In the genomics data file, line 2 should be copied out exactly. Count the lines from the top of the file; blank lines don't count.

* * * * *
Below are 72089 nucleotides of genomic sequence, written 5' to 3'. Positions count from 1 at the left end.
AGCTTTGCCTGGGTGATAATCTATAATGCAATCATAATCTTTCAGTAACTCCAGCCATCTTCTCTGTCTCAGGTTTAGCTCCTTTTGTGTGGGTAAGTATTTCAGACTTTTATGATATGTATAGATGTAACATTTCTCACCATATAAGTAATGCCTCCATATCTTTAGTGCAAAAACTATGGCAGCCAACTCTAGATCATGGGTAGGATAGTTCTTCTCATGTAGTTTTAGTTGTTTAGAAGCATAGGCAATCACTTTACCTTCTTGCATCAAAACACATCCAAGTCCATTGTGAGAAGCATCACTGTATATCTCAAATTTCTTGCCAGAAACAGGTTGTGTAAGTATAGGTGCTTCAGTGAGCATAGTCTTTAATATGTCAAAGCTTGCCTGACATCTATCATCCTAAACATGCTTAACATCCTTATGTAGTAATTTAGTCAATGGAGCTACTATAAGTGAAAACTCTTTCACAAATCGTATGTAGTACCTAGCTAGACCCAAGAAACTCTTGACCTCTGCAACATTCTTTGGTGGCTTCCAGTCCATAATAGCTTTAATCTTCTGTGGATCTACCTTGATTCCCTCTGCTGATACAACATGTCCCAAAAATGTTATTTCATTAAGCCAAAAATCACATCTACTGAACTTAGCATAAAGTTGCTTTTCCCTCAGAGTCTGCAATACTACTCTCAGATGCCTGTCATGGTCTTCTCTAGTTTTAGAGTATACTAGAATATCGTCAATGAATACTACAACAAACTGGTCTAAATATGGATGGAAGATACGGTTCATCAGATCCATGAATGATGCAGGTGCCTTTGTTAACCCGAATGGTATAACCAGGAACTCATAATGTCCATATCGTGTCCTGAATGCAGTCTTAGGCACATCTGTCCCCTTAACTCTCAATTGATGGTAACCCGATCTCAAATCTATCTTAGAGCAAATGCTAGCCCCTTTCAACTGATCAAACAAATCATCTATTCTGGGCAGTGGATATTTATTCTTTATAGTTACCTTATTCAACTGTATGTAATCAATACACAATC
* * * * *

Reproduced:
AGCTTTGCCTGGGTGATAATCTATAATGCAATCATAATCTTTCAGTAACTCCAGCCATCTTCTCTGTCTCAGGTTTAGCTCCTTTTGTGTGGGTAAGTATTTCAGACTTTTATGATATGTATAGATGTAACATTTCTCACCATATAAGTAATGCCTCCATATCTTTAGTGCAAAAACTATGGCAGCCAACTCTAGATCATGGGTAGGATAGTTCTTCTCATGTAGTTTTAGTTGTTTAGAAGCATAGGCAATCACTTTACCTTCTTGCATCAAAACACATCCAAGTCCATTGTGAGAAGCATCACTGTATATCTCAAATTTCTTGCCAGAAACAGGTTGTGTAAGTATAGGTGCTTCAGTGAGCATAGTCTTTAATATGTCAAAGCTTGCCTGACATCTATCATCCTAAACATGCTTAACATCCTTATGTAGTAATTTAGTCAATGGAGCTACTATAAGTGAAAACTCTTTCACAAATCGTATGTAGTACCTAGCTAGACCCAAGAAACTCTTGACCTCTGCAACATTCTTTGGTGGCTTCCAGTCCATAATAGCTTTAATCTTCTGTGGATCTACCTTGATTCCCTCTGCTGATACAACATGTCCCAAAAATGTTATTTCATTAAGCCAAAAATCACATCTACTGAACTTAGCATAAAGTTGCTTTTCCCTCAGAGTCTGCAATACTACTCTCAGATGCCTGTCATGGTCTTCTCTAGTTTTAGAGTATACTAGAATATCGTCAATGAATACTACAACAAACTGGTCTAAATATGGATGGAAGATACGGTTCATCAGATCCATGAATGATGCAGGTGCCTTTGTTAACCCGAATGGTATAACCAGGAACTCATAATGTCCATATCGTGTCCTGAATGCAGTCTTAGGCACATCTGTCCCCTTAACTCTCAATTGATGGTAACCCGATCTCAAATCTATCTTAGAGCAAATGCTAGCCCCTTTCAACTGATCAAACAAATCATCTATTCTGGGCAGTGGATATTTATTCTTTATAGTTACCTTATTCAACTGTATGTAATCAATACACAATC